For Aftonbladet none of this matters. These are all facts that can be confirmed. However, they do not exactly paint Gaza’s Arab and Muslim leaders in a positive light, so Schalit’s three years of illegal incarceration is a non-event. What is an event is a 17 year old unsubstantiated claim of Jewish organ theft – denied even by the victim’s family.
Aftonbladet shields its demonisation of the Jewish state behind claims of freedom. Not freedom for Gilad Schalit but freedom of the press and freedom of expression. But the tabloid’s freedom seems limited to the slander of one single country, one single religion and people: Israel and the Jews.
Because Aftonbladet refuses to write in equally clear terms – in fact it refuses to write at all – about Arab and Muslim human trafficking in Gaza. Or about systematic torture and rape of political dissidents – both women and men – in Iranian prisons (other than to report on the Iranian authorities’ denial).
Freedom of expression is not the same as freedom to destroy or libel. Freedom of the press is not the same as telling lies on the one hand while suppressing the truth on the other – all depending on the niceties of the tabloid’s political agenda.
So what is Aftonbladet’s political agenda? Today, one year before Sweden goes to elections there is every reason to suspect that the newspaper’s attack was merely one in a string of many populist measures designed to generate votes for its mentor, the Social Democratic party. There are about 15,000 Jews in Sweden, and something like half a million Muslims. Despite the immense outrage felt by Swedish Jews over the Aftonbladet attack and countless media outrages in previous years, no buildings have been burned down, no pensioners have been beaten in the streets, no police officers have been attacked or police vehicles vandalized. It’s not the way we Swedish Jews do things. We sit back and think, we try to make people see sense through reasoned argument, we use the persuasive power of the spoken and written word. It’s all part of something that we call “democracy”. Jews here in Sweden have never understood the need to attack people, public institutions, religious edifices or officers of the law as a means of expressing our dissatisfaction. We tend to address our concerns to the people concerned.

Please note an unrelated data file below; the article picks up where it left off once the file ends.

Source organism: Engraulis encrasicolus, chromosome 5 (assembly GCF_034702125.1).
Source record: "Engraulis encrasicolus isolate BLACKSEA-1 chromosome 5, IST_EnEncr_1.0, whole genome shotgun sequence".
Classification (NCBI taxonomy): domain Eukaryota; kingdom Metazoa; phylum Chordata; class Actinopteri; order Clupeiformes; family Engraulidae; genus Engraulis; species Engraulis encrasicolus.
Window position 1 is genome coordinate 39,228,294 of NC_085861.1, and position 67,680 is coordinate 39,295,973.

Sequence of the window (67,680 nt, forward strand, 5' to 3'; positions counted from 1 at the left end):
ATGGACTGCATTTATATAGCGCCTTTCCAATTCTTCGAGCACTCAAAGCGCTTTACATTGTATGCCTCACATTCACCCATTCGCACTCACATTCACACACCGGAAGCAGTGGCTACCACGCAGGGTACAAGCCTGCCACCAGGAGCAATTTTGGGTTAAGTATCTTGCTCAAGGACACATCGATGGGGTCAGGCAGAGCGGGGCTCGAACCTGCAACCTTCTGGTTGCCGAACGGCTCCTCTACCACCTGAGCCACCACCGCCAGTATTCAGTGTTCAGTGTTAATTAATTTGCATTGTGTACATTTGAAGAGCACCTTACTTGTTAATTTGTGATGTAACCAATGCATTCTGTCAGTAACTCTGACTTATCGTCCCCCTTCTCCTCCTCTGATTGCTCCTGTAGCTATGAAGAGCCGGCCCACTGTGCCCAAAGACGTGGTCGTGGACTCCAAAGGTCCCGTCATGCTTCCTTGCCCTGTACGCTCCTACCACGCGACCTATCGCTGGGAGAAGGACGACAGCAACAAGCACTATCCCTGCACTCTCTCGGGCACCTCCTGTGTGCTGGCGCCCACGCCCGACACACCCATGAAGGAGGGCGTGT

So we are now addressing the Swedish Social Democratic party. In the wake of Aftonbladet’s actions and the party’s silence, the big question to party leader Mona Sahlin is as follows:
Can a nominally democratic Sweden really afford a Social Democratic party whose foremost standard-bearer is Aftonbladet? Those who fear the Sweden Democrats should be at least as afraid of Sweden’s Social Democrats. For the very same reason.
On the bottom line it is therefore not only the current Right-Centre coalition government that needs to mark its revulsion for the Aftonbladet article; it is at least equally important for the Social Democratic party to clearly state its opposition to the use of racism as an electioneering tool.
Unless, of course, party leader Mona Sahlin is happy for Aftonbladet to continue profiling itself this way in the name of Swedish Social Democracy.
Links on this and related topics:
Wikipedia, Honest Reporting, TNR, JTA, Washington Post, JPost, JPost2, Arutz7,
The Local, Expressen (Swedish),